By Kim Masters, The Hollywood Reporter
Rashida Jones is still credited as a writer on Toy Story 4, the next installment in the beloved franchise. But, sources tell The Hollywood Reporter, the actress and her writing partner at the time, Will McCormack, left the project early on after John Lasseter, the acclaimed head of Pixar and Walt Disney Animation, made an unwanted advance.
Jones and McCormack did not respond to repeated requests for comment. Disney declined to comment on the alleged incident though a studio source said the departure was over “creative differences.”
Based on the accounts of former Pixar insiders as well as sources in the animation community, the alleged incident was not an isolated occurrence. One longtime Pixar employee says Lasseter, who is well-known for hugging employees and others in the entertainment community, was also known by insiders for “grabbing, kissing, making comments about physical attributes.” Multiple sources say Lasseter is known to drink heavily at company social events such as premiere parties but this source says the behavior was not always confined to such settings.
Now Lasseter is taking a leave of absence from Pixar after acknowledging “painful” conversations and unspecified “missteps,” he wrote in a memo to staff on Tuesday.
“I have always wanted our animation studios to be places where creators can explore their vision with the support and collaboration of other gifted animators and storytellers,” Lasseter stated. “This kind of creative culture takes constant vigilance to maintain. It’s built on trust and respect, and it becomes fragile if any members of the team don’t feel valued. As a leader, it’s my responsibility to ensure that doesn’t happen; and I now believe I have been falling short in this regard.”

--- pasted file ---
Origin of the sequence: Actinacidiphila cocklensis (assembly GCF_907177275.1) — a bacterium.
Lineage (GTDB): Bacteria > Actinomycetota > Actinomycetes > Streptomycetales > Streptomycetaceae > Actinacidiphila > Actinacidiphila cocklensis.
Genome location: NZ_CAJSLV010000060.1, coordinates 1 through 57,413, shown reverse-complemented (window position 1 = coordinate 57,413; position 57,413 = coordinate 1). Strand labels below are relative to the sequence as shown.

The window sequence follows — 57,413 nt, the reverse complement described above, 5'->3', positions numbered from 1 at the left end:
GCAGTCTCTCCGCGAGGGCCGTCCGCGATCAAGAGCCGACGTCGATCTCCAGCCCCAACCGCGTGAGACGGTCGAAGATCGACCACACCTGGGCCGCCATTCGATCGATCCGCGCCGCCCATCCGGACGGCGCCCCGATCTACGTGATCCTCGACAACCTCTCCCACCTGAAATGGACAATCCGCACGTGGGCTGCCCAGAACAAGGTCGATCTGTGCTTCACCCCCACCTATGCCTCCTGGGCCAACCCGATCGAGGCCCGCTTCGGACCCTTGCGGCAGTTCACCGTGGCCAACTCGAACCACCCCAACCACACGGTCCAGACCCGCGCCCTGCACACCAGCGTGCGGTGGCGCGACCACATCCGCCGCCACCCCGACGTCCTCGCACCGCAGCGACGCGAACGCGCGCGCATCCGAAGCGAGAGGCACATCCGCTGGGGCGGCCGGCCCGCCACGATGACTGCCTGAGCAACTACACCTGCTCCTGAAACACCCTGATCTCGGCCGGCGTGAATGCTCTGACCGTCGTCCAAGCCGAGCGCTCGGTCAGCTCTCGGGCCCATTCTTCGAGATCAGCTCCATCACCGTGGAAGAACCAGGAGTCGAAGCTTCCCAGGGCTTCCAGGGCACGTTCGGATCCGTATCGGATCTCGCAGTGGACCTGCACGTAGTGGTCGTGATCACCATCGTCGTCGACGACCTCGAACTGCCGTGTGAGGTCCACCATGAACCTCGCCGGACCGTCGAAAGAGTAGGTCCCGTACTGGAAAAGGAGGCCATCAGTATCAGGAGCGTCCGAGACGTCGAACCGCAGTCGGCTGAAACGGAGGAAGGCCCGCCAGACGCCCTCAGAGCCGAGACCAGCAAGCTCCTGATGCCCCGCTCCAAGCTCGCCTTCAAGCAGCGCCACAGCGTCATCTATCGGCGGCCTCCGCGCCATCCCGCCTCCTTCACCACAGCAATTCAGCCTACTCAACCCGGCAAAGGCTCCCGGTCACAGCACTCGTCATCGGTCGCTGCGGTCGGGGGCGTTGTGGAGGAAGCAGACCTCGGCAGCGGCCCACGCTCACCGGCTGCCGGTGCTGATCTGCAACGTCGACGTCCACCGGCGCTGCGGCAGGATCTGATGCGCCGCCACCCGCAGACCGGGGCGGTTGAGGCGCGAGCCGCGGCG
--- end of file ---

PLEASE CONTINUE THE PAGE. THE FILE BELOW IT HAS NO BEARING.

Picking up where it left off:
It is hard to overstate Lasseter’s value to Disney. He is known as the genius behind Pixar films from Toy Story to the upcoming Coco. He took charge of Walt Disney Animation in 2006 and lead a revival that included such gigantic hits as Frozen and Inside Out.
Sources say some women at Pixar knew to turn their heads quickly when encountering him to avoid his kisses. Some used a move they called “the Lasseter” to prevent their boss from putting his hands on their legs. A longtime insider says he saw a woman seated next to Lasseter in a meeting that occurred more than 15 years ago.
“She was bent over and [had her arm] across her thigh,” he says. “The best I can describe it is as a defensive posture … John had his hand on her knee, though, moving around.” After that encounter, this person asked the woman about what he had seen. “She said it was unfortunate for her to wear a skirt that day and if she didn’t have her hand on her own right leg, his hand would have travelled.”
The same source said he once noticed an oddly cropped photo of Lasseter standing between two women at a company function. When he mentioned that to a colleague, he was told, “We had to crop it. Do you know where his hands were?”
Another former insider remembers awkward encounters with Lasseter, who liked — as many in the industry do — to hug in meetings. “You’d hug him and he’s whisper in your ear, a long time,” this person says. “He hugged and hugged and everyone’s looking at you. Just invading the space.”